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Protect your bur oaks from gypsy moth caterpillars


At least one of the heritage bur oaks in Champlain Park neighbourhood is being attacked by gypsy moth caterpillars. These little pests seem to love oak leaves.


But combined with a drought that has plagued us since late April, any deciduous tree may be infected by and die from gypsy moth caterpillars.


While some say small trees or saplings are more at risk, a large tree infested with these caterpillars can also die. That’s where your human compassion for the tree world comes into play.


How can you know if your tree is infested, and what can you do? The info provided here (with help from and with thanks to Sharon Boddy and Iola Price!) applies to any species of tree.


A local news article contains good photographs and describes how the moths came to Canada.

Signs of infestation


Look up. If you can easily see the canopy leaves, observe them closely. Do they look like lace? Do they have black caterpillars clinging to them?


Look down. If the tree's canopy is too high to observe, look on the ground under the tree. Do you see pieces of leaf littering the area? The insect chews holes in leaves, and some of the leafy bits fall to the ground.


Use the caterpillars’ daily routine to outsmart them


As it starts to warm up each day, caterpillars descend to the ground. They are looking for a cool hiding place. You may see them hanging in the air on an almost invisible thread similar to a spider’s silk. Sometimes, they just crawl down the tree trunk.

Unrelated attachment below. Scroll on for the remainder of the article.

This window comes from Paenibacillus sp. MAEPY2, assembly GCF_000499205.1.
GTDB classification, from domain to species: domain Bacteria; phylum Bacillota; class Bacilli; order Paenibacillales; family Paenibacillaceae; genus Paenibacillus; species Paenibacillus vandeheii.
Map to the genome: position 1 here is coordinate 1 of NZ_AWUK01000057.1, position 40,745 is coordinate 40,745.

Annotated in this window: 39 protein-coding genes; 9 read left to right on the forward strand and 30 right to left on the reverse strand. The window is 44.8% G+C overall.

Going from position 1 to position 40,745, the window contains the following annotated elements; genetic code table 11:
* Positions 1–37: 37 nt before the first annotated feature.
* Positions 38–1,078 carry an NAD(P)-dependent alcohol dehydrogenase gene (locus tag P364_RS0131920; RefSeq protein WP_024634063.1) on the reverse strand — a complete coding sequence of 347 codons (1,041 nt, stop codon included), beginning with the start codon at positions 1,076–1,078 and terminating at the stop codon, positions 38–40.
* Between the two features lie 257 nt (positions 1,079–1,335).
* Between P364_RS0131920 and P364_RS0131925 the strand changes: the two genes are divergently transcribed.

As the day cools in the early evening, the caterpillars start to climb up into the canopy.


NOW is the time to trap and kill caterpillars.


How to kill the critters


1) You need to trap them and drop them into a bucket containing water and dish detergent, which creates a slippery solution. Be sure to mix the soap into the water because water alone will not kill the insect.

2) To trap the caterpillars, wrap the tree trunk in burlap. Wrap a wide strip (17 inch (45 cm) or so) of burlap around the tree trunk at chest height. Tie a string snugly around the centre of the burlap and fold the upper portion down to form a skirt, with the string acting as a belt. The caterpillars will crawl under the burlap to escape the sun and become trapped. Reuse burlap over the course of about 2 weeks. NOW is the time to capture caterpillars.

3) At least once a day, remove the burlap and deal with the caterpillars. Do this at 4 or 5 p.m. if you can only do it once. If you can kill caterpillars twice a day, remove the burlap a second time, between 7 and 9 a.m.

4) WEAR GLOVES AND LONG SLEEVES when dealing with these caterpillars. The caterpillar hairs contain a histamine that can cause an itchy rash.

5) Be careful where you shake out the burlap. Unless you are over concrete or asphalt where you can see and collect them all – they may fall off the burlap, miss the bucket, and end up on the ground where they'll just sneak back up the tree. A tarp laid out on grass is also a good surface on which to shake out the burlap.

6) Because they stick to the burlap, you can pick them off by hand (grab several at a time) and dump them directly into the bucket with soapy water. Leave them in the bucket for at least 24 hours, then dump them down the sewer, or strain them out of the water and put them into your garbage bin, not the green bin!